There is currently a push in Congress to pass a bill that would allow states to collect sales taxes from online sales. While it is not inevitable at this point that it will pass, it is looking more and more likely that something will get through.
There was a poll on Yahoo Finance that asked the following:
“The Senate is considering a bill that would allow states to collect taxes on online purchases. Should there be an internet sales tax?”
As I write this, the answers were as follows:
10% answered, “Yes, states need the income.”
28% answered, “Yes, it levels the field for brick & mortar stores.”
43% answered, “No, zero tax is part of the e-commerce appeal.”
19% answered, “No, it will hurt small online businesses.”
Of course, this is not a scientific survey or sample. But it does give us an idea of where the American people stand on this issue. For the 10% who say that the states need the income, they are almost completely hopeless. They are so far gone that I do not even try to speak to them.
For the 28% who are in favor of an internet sales tax because it would level the playing field, I have some hope for. They are wrong, but their reasoning is a little bit understandable. It is true that it is not exactly fair the way things are right now. Online stores have an advantage over physical stores that have to collect sales taxes for everyone who buys. But this is no reason to punish the online stores. If they want to advocate fairness, then how about reducing or repealing sales taxes for the physical stores.
Having to pick just one answer, I would pick with the plurality here, although I also could concur that online taxes will hurt small online businesses. But it is good to know that a majority at least voted against having the tax. I suspect that a poll with a valid sample would show something similar.
Unfortunately, I don’t know if this will be enough to stop it. It will depend on how strong of an opinion the slight majority holds. If people are irate and start emailing and calling their so-called representatives, then it may actually stop it from passing.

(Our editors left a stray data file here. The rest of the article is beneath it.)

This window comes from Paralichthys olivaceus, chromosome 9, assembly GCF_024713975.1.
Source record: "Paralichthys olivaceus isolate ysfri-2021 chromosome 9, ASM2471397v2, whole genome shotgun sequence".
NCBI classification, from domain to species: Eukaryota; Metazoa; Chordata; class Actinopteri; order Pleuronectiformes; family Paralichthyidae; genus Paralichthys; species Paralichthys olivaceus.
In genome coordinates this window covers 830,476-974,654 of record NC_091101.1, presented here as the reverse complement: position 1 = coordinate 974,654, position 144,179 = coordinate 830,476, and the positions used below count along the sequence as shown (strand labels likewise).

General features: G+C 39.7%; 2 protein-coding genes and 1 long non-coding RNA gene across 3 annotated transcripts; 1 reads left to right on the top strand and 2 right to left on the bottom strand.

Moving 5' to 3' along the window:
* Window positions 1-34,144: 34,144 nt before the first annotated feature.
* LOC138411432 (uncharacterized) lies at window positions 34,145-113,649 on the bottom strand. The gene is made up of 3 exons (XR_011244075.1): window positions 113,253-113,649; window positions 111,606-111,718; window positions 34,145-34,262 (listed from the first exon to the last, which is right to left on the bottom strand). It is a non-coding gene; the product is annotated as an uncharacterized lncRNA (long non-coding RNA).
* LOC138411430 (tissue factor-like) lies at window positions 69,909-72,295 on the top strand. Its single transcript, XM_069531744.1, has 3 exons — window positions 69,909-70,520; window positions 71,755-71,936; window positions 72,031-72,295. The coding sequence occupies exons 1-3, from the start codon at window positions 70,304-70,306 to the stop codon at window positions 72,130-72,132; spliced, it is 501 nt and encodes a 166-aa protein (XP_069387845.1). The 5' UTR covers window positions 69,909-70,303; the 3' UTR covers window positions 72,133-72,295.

If Congress does pass it, I have no doubt that Obama will sign it. Obama and his fellow Democratic politicians like to talk about helping the poor, but most of them are simply lying. They don’t care about the lower class or the middle class. If they can pass another tax, they will do it. (This isn’t to say that Republican politicians care about the poor. It is just that their rhetoric about it is not as strong.)
One time a couple of years ago I attended a presentation given on the so-called Fair Tax (which I don’t agree with because it doesn’t do anything to cut government). After the presentation, a few of us (mostly libertarians) were having a discussion with the guy that presented. The subject of an internet sales tax came up. The guy assumed that we would be in favor of it. I am not sure why he was surprised, given that most of us were not keen on the idea of a national sales tax.
On the other hand, I think most of us were surprised that he so heavily favored a national sales tax. I suppose I was a little naive in thinking that he at least somewhat favored free markets. But that really clinched it for me that most hardcore Fair Tax supporters are really statists. They don’t really want to see a big reduction in government. They just want to try to make it more “fair” in how we are getting ripped off.
This is typical Republican conservatism. Most Republicans will say that it is unfair that almost half of adult Americans do not pay any federal income tax. Their solution is that everyone should have to pay something. My solution and the solution of most libertarians is that nobody should have to pay federal income taxes at all.
In conclusion, I don’t know if the American people will be strong enough to oppose an internet sales tax. The federal and state governments are desperate for more money right now and they are trying everything they can. It is all going to come crashing down on them. In the meantime, I hope that I can keep buying things online without paying sales taxes in most cases.